I love Chevy LS engines, my first ever “technician” job, was to rebuild a C5 Corvette from the ground up. I was 17 and had no idea what I was doing, but I was working side-by-side with a former Lopers (Chevy performance shop) employee.
We built the motor using a custom ground cam and cnc ported factory heads. We picked up nearly 100whp over stock just from those changes, and ever since then I’ve loved LS motors.
But, I’ve completely forgotten about Ford modular motors, are mod motors better? Lets dive in and compare Chevy LS vs. Ford Modular. Before we start this comparison let’s briefly cover each engine individually.
Ford began using their modular design back in 1991. The Modular engine is a replacement for the 302ci engine that was well-known and loved. Its lower displacement to gives it better fuel efficiency, just as much torque, and more horsepower.
However, it failed at pretty much all of those.
There are various reasons why it didn’t make much power, but the main one is that it didn’t rev high enough. The SOHC design brought higher red lines, and more horsepower. But, the 4.6L modular’s redline was hardly any higher than the 302’s redline.
Fast forwards to 2011 and Ford is producing the 5.0L Coyote. They had to develop an engine that could compete with Chevy’s 6.2L and Chrysler’s 6.4L. Ford was able to push out a very impressive 412 horsepower of their 5.0L V8.
Today the Coyote makes 435 horsepower, and it made 444 in the Boss 302 model.
Chevrolet introduced their new V8 design in 1999. This new small-block design replaced the LT series of engines, which was basically a small-block Chevy with some EFI components attached to it.
They called their new small-block the LS1, and it led to a massive engine family.
The LS is larger is displacement than the Ford Modular, which gave it more horsepower and torque. The LS, just like every other small-block (excluding the LT5) before it was an OHV design.
This makes the LS engine family very compact and very lightweight.
What’s the Major Difference?
The biggest difference between LS and Mod motors is in the valve train. The LS engine uses a pushrod design, with one cam in the center of the block, and pushrods to move the rocker arms.
Modular motors use overhead cams, depending on which engine you’re talking about it may have 1 cam per head or 2 per head.
There are loads of smaller differences between the two, but the valve train is definitely the biggest difference between the two.
Newer mod motors (Coyote and Voodoo) use variable valve time. That’s right, you can hit VTEC in a Mustang (note: sarcasm). Mod motors are also smaller displacement than LS motors, Coyote engines are 5.0L compared to the LS3’s 6.2L.
The F150’s modular engine is as large as 5.4L, whilst the Silverado’s LS based engine is as large as 6.2L. The difference in displacement makes the LS engines much less efficient, but they make more power and torque.
Ford Modular vs Chevy LS: Stock
For comparisons sake, were going to show numbers from LS3 (Camaro) vs. Coyote (Mustang), both of which came in 2012 pony cars. This will help keep the playing fields as level as possible.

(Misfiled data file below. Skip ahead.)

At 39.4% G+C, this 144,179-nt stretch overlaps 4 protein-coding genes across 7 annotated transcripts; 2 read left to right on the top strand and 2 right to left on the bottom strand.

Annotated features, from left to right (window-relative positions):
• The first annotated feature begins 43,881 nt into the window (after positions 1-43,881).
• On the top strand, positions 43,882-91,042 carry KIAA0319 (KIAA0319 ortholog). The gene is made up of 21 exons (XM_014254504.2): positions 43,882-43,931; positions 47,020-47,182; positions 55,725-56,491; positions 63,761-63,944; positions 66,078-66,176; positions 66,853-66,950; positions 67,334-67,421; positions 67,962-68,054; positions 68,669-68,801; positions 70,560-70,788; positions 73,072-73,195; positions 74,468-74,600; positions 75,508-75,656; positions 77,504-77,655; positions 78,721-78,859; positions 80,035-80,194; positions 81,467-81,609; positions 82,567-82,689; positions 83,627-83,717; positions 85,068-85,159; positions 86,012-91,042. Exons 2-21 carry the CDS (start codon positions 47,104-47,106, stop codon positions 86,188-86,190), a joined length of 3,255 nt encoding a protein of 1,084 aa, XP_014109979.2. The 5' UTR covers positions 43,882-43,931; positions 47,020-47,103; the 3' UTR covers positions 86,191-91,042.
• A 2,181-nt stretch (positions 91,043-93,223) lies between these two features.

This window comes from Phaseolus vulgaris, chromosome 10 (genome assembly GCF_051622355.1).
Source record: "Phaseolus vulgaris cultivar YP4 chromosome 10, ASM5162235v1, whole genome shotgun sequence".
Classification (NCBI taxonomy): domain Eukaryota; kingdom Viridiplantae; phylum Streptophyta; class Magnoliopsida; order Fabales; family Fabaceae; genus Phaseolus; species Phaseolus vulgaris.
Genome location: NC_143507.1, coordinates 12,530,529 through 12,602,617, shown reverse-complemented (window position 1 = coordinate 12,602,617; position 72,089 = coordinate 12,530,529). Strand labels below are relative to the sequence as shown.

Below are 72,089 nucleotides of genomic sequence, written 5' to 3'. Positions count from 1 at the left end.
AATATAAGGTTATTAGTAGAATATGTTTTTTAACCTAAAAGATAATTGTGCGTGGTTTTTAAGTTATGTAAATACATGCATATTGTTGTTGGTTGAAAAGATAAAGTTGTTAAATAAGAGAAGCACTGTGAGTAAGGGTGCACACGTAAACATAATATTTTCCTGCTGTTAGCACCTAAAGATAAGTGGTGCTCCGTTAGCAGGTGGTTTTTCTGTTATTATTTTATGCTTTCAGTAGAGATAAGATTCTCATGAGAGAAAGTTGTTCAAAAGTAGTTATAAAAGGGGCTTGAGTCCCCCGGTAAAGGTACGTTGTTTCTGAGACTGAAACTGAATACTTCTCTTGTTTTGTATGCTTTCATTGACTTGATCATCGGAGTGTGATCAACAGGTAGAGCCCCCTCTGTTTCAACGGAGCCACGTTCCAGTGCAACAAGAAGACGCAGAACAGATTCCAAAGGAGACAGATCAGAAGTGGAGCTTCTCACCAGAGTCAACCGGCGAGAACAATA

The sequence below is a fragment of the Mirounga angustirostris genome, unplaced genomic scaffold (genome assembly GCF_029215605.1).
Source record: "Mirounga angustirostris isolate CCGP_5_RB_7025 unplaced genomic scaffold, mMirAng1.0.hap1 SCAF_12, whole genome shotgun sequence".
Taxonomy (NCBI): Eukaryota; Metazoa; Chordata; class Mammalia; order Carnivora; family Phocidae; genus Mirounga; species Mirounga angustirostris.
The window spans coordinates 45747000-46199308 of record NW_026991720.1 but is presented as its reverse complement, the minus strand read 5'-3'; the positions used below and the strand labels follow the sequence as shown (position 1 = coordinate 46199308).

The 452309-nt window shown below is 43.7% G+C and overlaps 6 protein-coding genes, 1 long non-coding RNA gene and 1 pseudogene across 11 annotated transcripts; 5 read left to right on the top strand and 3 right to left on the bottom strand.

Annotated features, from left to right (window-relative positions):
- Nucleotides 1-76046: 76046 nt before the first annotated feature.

While the LS3 makes more power and torque than the Coyote, it takes an extra 1.2 liters to do so. If the Coyote was a 6.2L it’d make 510 horsepower, which is quite impressive.
How does the Coyote make more hp/liter? The Coyote has dual over head cams, and variable valve timing, which is the same reason Honda’s can make well over 100hp/liter.
Those things alone aren’t the reason it can make so much power per liter. Overhead cams can withstand really high RPMs, which allows the Coyote to rev higher than an LS.
As I’m sure you know, HP = Revs x Torque, that’s why the Coyote makes so much power per liter.
So, if you’re comparing the stock numbers, the Coyote would be the better motor, it makes nearly the same horsepower as the LS3 while being much smaller in displacement.
But, what about modified? After all, the reason you’re reading this is because you’re a car guy (or car girl). This is where the LS motor shines.
Ford Modular vs Chevy LS: Modified
Chevy built the LS family with low hp/liter, giving it superb reliability, but leaving a huge amount of performance on the table. The low horsepower per liter means the LS isn’t being pushed near its limited. A simple head/cam swap on an LS motor can gain over 100hp.
The LS3 has been proven able to make 1,000 horsepower reliably, but it requires a perfect tune. The Coyote 5.0L can only make 700-800 horsepower reliable without extensive changes.
There are a ton of very reputable engine parts manufacturers that make Chevy LS parts that are very cheap (heads, cams, etc). A head/cam swap can cost around $2k for pretty nice parts.
On the other hand, the Coyote doesn’t have cheap engine parts on the market. This is mostly because the Coyote’s complexity.
To put it simply; the Chevy LS loves the typical head/cam swap and will make a ton of power when modified like this, the Ford Modular loves bolt-ons (intake, exhaust, throttle body, etc).
Which One is Better?
Stock vs. stock the Coyote is the better engine, it makes crazy hp/liter. But this is at the cost of less reliability since DOHC and variable valve timing is more moving parts that can break.
But, the extra displacement of the LS engines allows huge gains when modified, and more reliability with such a simple valve train.
Also note, older mod motors sucked really bad, they didn’t make good power and have almost no aftermarket engine parts available.
Also, LS motors are dirt cheap second-hand because Chevrolet produced so many and put into so many different types of vehicles. So, if you ask me, the LS engine is better, it simply responds better to modifications and is more reliable.
That said though, the new VooDoo 5.2L equipped in the GT350 makes over 100hp/liter and is one hell of a motor, and I wish Chevy would make DOHC engines.